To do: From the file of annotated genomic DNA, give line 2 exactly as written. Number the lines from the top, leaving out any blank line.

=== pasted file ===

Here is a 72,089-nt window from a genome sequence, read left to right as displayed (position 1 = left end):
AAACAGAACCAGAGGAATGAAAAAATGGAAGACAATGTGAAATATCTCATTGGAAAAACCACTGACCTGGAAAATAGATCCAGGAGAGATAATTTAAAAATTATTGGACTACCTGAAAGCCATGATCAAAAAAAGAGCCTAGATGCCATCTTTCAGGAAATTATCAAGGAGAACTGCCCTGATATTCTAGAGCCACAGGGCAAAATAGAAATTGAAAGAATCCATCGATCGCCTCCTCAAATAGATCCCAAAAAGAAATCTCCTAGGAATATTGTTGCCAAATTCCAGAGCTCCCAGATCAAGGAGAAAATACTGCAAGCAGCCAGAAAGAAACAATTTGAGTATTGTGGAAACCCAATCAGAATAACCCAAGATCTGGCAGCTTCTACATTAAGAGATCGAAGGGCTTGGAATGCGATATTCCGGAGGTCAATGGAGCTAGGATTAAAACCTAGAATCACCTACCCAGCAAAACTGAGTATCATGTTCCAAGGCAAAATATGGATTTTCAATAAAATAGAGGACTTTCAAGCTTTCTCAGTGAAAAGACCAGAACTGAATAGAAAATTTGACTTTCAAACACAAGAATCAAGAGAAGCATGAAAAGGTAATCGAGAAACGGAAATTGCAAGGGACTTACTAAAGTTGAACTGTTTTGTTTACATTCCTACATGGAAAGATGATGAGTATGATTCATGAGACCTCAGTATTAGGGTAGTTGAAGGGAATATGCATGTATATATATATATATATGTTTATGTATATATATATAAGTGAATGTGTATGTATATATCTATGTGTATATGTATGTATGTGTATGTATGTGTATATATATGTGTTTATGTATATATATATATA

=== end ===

AAACAGAACCAGAGGAATGAAAAAATGGAAGACAATGTGAAATATCTCATTGGAAAAACCACTGACCTGGAAAATAGATCCAGGAGAGATAATTTAAAAATTATTGGACTACCTGAAAGCCATGATCAAAAAAAGAGCCTAGATGCCATCTTTCAGGAAATTATCAAGGAGAACTGCCCTGATATTCTAGAGCCACAGGGCAAAATAGAAATTGAAAGAATCCATCGATCGCCTCCTCAAATAGATCCCAAAAAGAAATCTCCTAGGAATATTGTTGCCAAATTCCAGAGCTCCCAGATCAAGGAGAAAATACTGCAAGCAGCCAGAAAGAAACAATTTGAGTATTGTGGAAACCCAATCAGAATAACCCAAGATCTGGCAGCTTCTACATTAAGAGATCGAAGGGCTTGGAATGCGATATTCCGGAGGTCAATGGAGCTAGGATTAAAACCTAGAATCACCTACCCAGCAAAACTGAGTATCATGTTCCAAGGCAAAATATGGATTTTCAATAAAATAGAGGACTTTCAAGCTTTCTCAGTGAAAAGACCAGAACTGAATAGAAAATTTGACTTTCAAACACAAGAATCAAGAGAAGCATGAAAAGGTAATCGAGAAACGGAAATTGCAAGGGACTTACTAAAGTTGAACTGTTTTGTTTACATTCCTACATGGAAAGATGATGAGTATGATTCATGAGACCTCAGTATTAGGGTAGTTGAAGGGAATATGCATGTATATATATATATATATGTTTATGTATATATATATAAGTGAATGTGTATGTATATATCTATGTGTATATGTATGTATGTGTATGTATGTGTATATATATGTGTTTATGTATATATATATATA